The federal amicus brief is unprecedented in matters of marriage access and LGBT rights cases that have come before the Court in recent decades.
For example, no such brief was filed regarding the 1967 landmark case Loving v. Virginia, in which the Supreme Court struck down anti-interracial marriage laws; nor did the federal government take a position on 2003's Lawrence v. Texas, which barred states from criminalizing gay sex.
In fact, the substance of the document bears out Obama's cautious, one-step-behind-the-voters modus operandi by supporting the overturn of Prop 8 while stopping short of calling for an outright ban on all state laws that prevent same-sex couples from marrying.
If anyone could achieve this resounding, nationwide victory, it would be Supreme Court battle veterans Olson and Boies, who argue that any restriction on the right of gays and lesbians to marry violates the equal protection clause of the Fourteenth Amendment.
However, such a sweeping, progressive decision by the Supreme Court in its current makeup is a long shot at best.
Then again, the opposite extreme--a broad ruling upholding Prop 8 and guaranteeing the right of all fifty states to deny marriage rights to same-sex couples--is also unlikely (otherwise, the extremely SCOTUS-savvy Olson and Boies would not have invested years into pursuing this case in the first place).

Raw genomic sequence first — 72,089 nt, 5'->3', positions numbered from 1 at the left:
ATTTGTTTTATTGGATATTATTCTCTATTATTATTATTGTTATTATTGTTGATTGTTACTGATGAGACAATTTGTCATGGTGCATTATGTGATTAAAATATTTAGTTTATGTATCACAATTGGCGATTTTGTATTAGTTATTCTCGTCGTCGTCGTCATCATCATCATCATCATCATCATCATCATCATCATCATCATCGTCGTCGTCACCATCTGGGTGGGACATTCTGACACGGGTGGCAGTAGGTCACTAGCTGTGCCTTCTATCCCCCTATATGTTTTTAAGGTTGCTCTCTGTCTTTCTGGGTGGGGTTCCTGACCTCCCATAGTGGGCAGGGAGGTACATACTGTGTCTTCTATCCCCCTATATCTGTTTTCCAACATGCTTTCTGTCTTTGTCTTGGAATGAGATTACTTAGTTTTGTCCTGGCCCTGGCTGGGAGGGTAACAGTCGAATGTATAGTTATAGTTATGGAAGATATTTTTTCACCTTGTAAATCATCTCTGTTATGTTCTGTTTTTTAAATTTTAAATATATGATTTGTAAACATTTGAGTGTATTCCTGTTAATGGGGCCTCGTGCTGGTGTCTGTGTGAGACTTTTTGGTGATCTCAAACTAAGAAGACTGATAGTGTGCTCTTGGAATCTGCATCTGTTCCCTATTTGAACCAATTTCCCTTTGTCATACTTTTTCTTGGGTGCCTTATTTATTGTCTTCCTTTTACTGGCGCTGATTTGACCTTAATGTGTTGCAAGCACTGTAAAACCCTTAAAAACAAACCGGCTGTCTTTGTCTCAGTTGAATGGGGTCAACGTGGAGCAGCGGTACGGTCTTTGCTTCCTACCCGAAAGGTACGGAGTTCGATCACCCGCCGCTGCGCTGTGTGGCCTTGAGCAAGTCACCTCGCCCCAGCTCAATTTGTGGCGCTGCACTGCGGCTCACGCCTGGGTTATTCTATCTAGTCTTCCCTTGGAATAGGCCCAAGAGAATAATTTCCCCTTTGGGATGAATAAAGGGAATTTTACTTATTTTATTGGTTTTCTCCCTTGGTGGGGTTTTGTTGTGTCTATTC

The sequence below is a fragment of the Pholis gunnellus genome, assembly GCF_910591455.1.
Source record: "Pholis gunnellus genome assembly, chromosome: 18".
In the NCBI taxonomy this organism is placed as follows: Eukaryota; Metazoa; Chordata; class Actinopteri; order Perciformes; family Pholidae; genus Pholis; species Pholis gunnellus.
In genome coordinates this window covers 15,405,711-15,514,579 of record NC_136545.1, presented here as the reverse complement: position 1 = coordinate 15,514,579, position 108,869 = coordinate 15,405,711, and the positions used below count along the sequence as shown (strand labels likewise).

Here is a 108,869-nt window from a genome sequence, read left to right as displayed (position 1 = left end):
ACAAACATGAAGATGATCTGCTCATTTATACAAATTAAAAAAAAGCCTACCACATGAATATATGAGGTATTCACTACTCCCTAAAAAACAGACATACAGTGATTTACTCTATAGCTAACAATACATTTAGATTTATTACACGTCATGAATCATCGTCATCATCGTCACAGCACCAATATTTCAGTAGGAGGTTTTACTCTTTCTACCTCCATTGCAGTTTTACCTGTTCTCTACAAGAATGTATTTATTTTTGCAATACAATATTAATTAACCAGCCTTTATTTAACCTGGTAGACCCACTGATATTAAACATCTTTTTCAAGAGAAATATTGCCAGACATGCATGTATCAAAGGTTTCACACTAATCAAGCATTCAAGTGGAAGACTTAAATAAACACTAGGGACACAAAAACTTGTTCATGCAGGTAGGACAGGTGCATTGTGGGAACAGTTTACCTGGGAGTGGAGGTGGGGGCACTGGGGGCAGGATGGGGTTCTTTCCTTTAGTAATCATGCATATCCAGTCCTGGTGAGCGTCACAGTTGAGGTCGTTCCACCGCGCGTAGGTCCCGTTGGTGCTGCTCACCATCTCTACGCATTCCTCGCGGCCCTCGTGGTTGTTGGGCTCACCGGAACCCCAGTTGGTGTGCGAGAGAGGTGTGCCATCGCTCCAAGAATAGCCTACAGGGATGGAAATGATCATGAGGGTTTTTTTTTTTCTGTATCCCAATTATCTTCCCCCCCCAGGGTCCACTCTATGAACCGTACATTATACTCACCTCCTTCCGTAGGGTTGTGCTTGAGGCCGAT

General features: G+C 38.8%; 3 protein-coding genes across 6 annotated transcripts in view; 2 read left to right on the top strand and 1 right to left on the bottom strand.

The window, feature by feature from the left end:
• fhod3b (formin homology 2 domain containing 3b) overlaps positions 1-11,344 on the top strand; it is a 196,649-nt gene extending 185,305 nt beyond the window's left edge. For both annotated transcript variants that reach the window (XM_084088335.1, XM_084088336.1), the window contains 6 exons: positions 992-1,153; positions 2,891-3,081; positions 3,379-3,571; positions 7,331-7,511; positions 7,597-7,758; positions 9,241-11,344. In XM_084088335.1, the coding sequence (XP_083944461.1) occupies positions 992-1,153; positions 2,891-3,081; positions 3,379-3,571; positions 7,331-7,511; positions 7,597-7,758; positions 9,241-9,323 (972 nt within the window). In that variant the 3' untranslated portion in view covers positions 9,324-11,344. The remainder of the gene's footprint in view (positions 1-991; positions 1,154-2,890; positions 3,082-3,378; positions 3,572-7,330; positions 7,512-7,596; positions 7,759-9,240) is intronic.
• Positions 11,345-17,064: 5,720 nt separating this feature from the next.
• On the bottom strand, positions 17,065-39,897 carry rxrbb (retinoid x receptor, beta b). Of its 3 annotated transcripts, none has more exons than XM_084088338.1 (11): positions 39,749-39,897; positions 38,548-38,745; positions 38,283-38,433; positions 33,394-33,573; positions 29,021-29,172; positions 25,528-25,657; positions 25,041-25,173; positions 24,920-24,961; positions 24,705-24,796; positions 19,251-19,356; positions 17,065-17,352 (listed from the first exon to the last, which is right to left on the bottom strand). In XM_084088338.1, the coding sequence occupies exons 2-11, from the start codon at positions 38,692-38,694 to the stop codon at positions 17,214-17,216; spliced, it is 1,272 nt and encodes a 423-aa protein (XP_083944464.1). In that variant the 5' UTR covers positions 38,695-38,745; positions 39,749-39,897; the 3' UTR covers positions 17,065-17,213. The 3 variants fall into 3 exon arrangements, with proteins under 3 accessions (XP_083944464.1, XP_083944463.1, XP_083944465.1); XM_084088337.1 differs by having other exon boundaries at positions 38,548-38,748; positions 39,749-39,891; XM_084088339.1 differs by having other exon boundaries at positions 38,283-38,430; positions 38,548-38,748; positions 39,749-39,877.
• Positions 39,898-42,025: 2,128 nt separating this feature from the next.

A third possibility, that the Court will simply dismiss the appeal based on the lack of so-called Article III standing of the Prop 8 proponents, is similarly unlikely. (Why accept such a high-profile case just to throw it back to the District Court?)
That leaves the two most probable outcomes of Hollingsworth: either a narrower ruling overturning Prop 8 on the grounds that, since California already provides every legal state marriage right to same-sex couples except for the title, that semantic exclusion has no purpose other than to perpetuate social stigma against gay people (forcing not only CA, but also seven other states with similar policies, to grant full marriage equality); or the narrowest possible victory, a finding that Prop 8 is unconstitutional because it took away an already existing right to marry (affecting California only).
By advocating for one of these relatively "moderate" decisions instead of pushing for immediate marriage equality for all fifty states, Obama's brief may strike just the right middle-of-the-road chord to sway presumed swing Justice Anthony M. Kennedy against Proposition 8.
Indeed, the federal brief goes so far as to quote a 2001 concurrence authored by Justice Kennedy himself (against the use of "prejudice...[as] the basis for differential treatment under the law") in its argument--surely a calculated maneuver.
President Obama, while hardly an ardent man of principle, is ever the consummate politician.
Perhaps his practice of the Art of the Possible will be just wishy-washy enough to help those at the vanguard of this movement win a significant--if temporarily limited--victory in the ongoing struggle for equal civil rights for all Americans.